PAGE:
Pellet stoves are carbon neutral because the carbon released during combustion is equivalent to that absorbed by the tree during its growth.
For aesthetic appeal, the 'blown' flames of a pellet stove do not compare with those of a wood-burning stove, except on models with natural convection.
You will need to stock up on lots of pellets in 15 kg bags. There are also 10 kg bags.These bags are not always easy to move around, especially if you don't live on the ground floor. A pellet stove can hold between 1.5 and 4 bags.
The built-in reserve offers autonomy of about 12 hours at full power and 36 hours at one third of the power. Some space is needed to store a few bags in advance. Pellets must be stored in a dry room.
The stove cannot operate without electricity to run the automatic ignition system, the pellet feed, ventilation and electronic controls.
A good 'very quiet' appliance does not exceed 32 decibels (less than a fridge). A low-end unit emits 49 dB, which is too much for a living room.
The noise of a stove in use comes from:
Powerful models are noisier, but top-of-the-range units are equipped with systems that reduce the noise of the feeder and the blower. They can therefore rank well in the table below.
Subjective scale of noise (dB) emitted by a pellet stove:
|32 à 36 dB||Very quiet (low-power ventilated stoves and natural convection stoves)|
|40 à 42 dB||Acceptable|
|44 à 46 dB||Bearable for an hour|
|46 à 49 dB||Bearable for an less than an hour|
|> 49 dB||Bearable very temporarily|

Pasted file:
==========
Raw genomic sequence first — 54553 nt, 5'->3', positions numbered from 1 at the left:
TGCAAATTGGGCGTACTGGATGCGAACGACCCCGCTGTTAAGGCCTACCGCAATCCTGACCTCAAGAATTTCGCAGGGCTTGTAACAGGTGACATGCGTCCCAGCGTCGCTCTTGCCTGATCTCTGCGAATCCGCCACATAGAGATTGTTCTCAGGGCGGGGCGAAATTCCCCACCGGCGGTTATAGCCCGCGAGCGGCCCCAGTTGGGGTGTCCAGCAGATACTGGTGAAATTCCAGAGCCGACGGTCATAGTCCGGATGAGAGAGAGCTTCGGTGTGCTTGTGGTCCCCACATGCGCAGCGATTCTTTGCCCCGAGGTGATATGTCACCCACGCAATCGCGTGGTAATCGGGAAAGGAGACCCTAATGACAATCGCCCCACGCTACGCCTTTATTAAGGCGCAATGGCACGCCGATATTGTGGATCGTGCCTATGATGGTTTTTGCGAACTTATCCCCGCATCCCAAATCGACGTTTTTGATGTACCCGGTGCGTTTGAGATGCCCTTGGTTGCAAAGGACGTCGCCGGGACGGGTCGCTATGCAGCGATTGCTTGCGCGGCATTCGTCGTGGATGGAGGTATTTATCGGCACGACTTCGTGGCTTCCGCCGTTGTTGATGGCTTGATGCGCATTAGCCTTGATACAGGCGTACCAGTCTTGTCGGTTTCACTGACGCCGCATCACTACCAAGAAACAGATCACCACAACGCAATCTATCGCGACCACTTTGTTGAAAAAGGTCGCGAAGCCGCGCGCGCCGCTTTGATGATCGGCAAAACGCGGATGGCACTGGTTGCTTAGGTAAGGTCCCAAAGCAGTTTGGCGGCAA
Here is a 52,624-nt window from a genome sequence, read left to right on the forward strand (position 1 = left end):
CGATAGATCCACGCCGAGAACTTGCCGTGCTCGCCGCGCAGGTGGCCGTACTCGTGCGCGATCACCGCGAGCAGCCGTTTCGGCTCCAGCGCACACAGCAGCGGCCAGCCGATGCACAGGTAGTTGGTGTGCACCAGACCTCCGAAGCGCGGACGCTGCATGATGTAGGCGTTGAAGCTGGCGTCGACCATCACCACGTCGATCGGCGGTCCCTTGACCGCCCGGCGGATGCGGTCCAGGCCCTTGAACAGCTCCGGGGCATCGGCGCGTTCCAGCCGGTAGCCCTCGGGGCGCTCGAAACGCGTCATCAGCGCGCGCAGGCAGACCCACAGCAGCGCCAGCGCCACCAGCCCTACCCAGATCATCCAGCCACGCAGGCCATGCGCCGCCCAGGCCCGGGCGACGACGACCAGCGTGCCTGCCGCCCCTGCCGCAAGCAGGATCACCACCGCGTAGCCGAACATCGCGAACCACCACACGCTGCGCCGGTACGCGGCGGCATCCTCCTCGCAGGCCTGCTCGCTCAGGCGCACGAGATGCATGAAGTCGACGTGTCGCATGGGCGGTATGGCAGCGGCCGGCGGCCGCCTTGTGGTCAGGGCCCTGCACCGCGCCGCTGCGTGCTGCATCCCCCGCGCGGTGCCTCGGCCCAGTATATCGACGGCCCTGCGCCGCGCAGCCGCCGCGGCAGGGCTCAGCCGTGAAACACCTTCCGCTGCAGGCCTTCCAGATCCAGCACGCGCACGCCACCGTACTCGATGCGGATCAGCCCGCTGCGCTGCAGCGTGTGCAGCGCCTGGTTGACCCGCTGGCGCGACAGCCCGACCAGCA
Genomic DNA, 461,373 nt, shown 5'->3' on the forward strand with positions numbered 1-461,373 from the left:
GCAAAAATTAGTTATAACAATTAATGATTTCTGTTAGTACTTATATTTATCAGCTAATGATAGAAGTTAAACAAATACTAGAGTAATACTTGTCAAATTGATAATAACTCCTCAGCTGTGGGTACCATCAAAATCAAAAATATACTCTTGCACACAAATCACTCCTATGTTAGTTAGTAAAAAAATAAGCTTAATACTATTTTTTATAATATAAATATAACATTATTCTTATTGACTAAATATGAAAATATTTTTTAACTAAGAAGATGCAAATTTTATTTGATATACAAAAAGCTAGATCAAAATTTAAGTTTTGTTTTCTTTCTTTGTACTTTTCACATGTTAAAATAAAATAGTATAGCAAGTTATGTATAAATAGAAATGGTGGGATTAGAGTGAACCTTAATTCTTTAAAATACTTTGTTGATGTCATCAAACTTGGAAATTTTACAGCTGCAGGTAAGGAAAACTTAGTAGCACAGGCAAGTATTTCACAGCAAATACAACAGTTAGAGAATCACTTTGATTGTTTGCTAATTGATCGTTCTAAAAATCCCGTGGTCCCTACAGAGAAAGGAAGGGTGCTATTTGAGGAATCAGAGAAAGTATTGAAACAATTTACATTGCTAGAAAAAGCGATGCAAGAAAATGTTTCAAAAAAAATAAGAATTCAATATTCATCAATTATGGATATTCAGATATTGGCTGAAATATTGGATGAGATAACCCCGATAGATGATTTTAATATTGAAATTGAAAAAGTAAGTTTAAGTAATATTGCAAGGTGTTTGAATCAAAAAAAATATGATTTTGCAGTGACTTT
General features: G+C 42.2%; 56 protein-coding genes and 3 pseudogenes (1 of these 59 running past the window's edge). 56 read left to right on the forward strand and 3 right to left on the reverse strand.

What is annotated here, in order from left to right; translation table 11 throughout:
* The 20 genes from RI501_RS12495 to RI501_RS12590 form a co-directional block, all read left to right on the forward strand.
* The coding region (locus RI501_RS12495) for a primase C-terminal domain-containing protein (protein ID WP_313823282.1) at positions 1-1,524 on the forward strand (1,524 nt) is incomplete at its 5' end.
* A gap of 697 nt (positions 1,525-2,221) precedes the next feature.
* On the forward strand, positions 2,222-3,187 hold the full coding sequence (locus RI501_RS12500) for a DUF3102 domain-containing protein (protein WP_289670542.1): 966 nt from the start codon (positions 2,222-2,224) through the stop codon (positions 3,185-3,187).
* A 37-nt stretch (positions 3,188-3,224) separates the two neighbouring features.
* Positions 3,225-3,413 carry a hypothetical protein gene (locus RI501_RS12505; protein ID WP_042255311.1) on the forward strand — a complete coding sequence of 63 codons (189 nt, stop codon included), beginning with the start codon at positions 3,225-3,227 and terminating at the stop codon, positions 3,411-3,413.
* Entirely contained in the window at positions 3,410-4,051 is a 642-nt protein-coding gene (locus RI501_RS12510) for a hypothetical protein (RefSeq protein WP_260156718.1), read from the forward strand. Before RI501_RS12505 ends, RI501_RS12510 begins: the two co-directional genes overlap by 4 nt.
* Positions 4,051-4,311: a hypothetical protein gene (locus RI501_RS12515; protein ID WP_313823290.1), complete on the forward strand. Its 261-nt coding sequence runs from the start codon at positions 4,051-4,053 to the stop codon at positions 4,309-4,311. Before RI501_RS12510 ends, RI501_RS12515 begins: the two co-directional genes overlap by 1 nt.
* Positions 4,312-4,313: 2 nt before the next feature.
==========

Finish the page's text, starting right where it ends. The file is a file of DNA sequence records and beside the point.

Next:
NB : the noise doubles each time the number of decibels increases by three points.
Costs range from € 700 for a small, steel entry-level model to over € 8,000 for powerful models in cast iron, ceramic and with advanced features.
In addition to the cost of purchasing your stove, the cost of the installation, which should preferably be carried out by a professional, must be taken into account. You should expect to pay between €250 and €500 for a stove and much more for a boiler stove or one that circulates hot air around the house. Buying through a professional allows you to benefit from VAT at 6% if the property meets the requisite conditions.
There are many models of pellet stove on the market.
The basic models just heat the room where they are placed. Others offer the possibility of circulating hot air into a neighbouring room. Some models are actually mini boilers which can supply hot water to a few radiators.
Different looks are available. The extra-flat models go down to a minimum of 25 cm.
Some models are equipped with a stone or ceramic heat accumulator for longer passive heating
Some models are convertible and can also take wooden logs.
Recent models include natural convection stoves. These do not have a blower. Their flames have a more natural appearance. They are very quiet and consume less electricity. Nevertheless, they should ideally be installed in a central position and not against a wall. This is to radiate in all directions and to better circulate the air throughout the whole room in a natural way as opposed to blasting it in a particular direction.
It is assumed that 1 kW of heating power is required for 20 m³ of space, i.e. approximately 8 m² of floor space for a normal ceiling height.